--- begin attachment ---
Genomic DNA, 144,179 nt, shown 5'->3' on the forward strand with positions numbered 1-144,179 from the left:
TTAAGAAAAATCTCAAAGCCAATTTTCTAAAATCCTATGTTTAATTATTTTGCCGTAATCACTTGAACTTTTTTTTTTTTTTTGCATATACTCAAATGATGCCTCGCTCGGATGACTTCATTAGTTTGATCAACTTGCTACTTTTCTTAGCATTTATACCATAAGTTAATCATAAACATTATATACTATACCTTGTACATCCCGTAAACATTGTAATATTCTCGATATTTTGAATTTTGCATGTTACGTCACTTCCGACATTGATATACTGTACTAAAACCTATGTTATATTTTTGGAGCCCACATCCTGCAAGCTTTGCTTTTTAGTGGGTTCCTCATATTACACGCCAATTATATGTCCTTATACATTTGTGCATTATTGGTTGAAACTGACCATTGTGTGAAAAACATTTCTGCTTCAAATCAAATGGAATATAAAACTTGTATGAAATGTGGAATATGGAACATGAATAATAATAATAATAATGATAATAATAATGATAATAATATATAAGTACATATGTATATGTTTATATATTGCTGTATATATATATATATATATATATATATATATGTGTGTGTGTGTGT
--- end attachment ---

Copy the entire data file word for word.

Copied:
Genomic DNA, 144,179 nt, shown 5'->3' on the forward strand with positions numbered 1-144,179 from the left:
TTAAGAAAAATCTCAAAGCCAATTTTCTAAAATCCTATGTTTAATTATTTTGCCGTAATCACTTGAACTTTTTTTTTTTTTTTGCATATACTCAAATGATGCCTCGCTCGGATGACTTCATTAGTTTGATCAACTTGCTACTTTTCTTAGCATTTATACCATAAGTTAATCATAAACATTATATACTATACCTTGTACATCCCGTAAACATTGTAATATTCTCGATATTTTGAATTTTGCATGTTACGTCACTTCCGACATTGATATACTGTACTAAAACCTATGTTATATTTTTGGAGCCCACATCCTGCAAGCTTTGCTTTTTAGTGGGTTCCTCATATTACACGCCAATTATATGTCCTTATACATTTGTGCATTATTGGTTGAAACTGACCATTGTGTGAAAAACATTTCTGCTTCAAATCAAATGGAATATAAAACTTGTATGAAATGTGGAATATGGAACATGAATAATAATAATAATAATGATAATAATAATGATAATAATATATAAGTACATATGTATATGTTTATATATTGCTGTATATATATATATATATATATATATATATATGTGTGTGTGTGTGT